Monday, June 8, 2009
Performance & Success Advice Blog Post # 3 - Becoming an Entrepreneur
I would like to speak about something that hits close to home for me today, becoming an entrepreneur.
The first thing to realize is that it is a journey. You will be forced to learn and adapt to many challenging circumstances as you exercise problem solving as you make strategic decisions.
As you prepare for entrepreneurship, begin focusing on the WHAT question. WHAT is it that you want to pursue? That is the first question you must answer. As you are formulating the answer to this question, it is also important to be open and attune to opportunity and be willing to take a risk and run with any that you think are valuable.
The next question that you need to ask yourself is WHY. WHY do you want to pursue it, and WHY do you think it is valuable? This is one thing that SCORE (a resource partner with the Small Business Administration of the U.S.) taught me to question. I sought SCORE's FREE business counseling on a transportation venture years ago where I wanted to provide a service to safely transport students from the University area to the Downtown night club district. This type of question allowed me to consider if the potential business had a large enough market, was financially feasible, and realistic [which in the case of that venture it was not].
The third question to ask yourself is the HOW. HOW is determining how you are going to physically convert this idea from an idea into reality, the manifestation of your idea. The process of manifesting your idea requires you to seek the people that you need to surround yourself with, find the capital to finance it, and the logistics of making it happen. I would like to make a personal note here and quote myself, "I believe that if you commit to any idea that you are passionate about, think is valuable, and believe to be realistic, the HOW should not even be a question."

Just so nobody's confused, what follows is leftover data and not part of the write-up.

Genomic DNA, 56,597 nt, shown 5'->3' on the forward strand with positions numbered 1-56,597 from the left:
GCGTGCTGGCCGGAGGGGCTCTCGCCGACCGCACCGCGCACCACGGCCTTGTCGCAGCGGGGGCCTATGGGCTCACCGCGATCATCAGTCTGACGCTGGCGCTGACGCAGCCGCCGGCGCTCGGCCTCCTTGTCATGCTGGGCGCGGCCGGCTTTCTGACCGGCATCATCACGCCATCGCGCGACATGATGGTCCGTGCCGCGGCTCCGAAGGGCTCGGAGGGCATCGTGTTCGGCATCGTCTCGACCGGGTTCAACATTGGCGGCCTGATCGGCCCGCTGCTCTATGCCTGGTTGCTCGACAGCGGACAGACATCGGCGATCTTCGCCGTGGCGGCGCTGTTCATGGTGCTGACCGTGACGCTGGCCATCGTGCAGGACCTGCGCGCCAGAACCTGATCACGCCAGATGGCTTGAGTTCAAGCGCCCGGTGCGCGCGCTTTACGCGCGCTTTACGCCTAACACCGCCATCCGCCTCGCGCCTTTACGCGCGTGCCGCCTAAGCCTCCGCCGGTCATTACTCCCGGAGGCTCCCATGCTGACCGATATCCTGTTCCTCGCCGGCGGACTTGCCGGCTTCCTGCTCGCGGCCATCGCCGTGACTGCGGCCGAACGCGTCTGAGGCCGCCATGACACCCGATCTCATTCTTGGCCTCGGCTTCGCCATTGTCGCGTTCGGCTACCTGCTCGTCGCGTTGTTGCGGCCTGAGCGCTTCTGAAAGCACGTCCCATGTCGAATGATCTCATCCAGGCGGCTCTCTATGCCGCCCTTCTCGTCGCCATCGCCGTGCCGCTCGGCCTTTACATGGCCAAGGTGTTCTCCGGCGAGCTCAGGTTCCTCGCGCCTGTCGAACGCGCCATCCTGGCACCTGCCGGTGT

*TIP* One of the best sources of angel funding is from people in your network, like your family, friends, and family and friend's network.
I would like to end this post with a story to reinforce the idea of VALUE. My first business venture was a commercial carpet cleaning business at age 19. To begin and try to get my foot in the door at hotels and resorts, I would offer the lowest price in town. I learned quickly that this is no way to do business. The value to customers competing on price was nothing more than the lowest price, having little regard for you or your company. By competing on quality, I was dealing with a much better crowd of people. The VALUE to them was having a job well done, and for that, they were willing to be loyal and pay a premium for.
Don't take it from me. Take it from the CEO of Zappos, Tony Hsieh in his PERFORMANCE Interview on Value Innovation - http://www.collegiateperformancemagazine.com/tonyhsieh/entrepreneurial-advice/value-innovation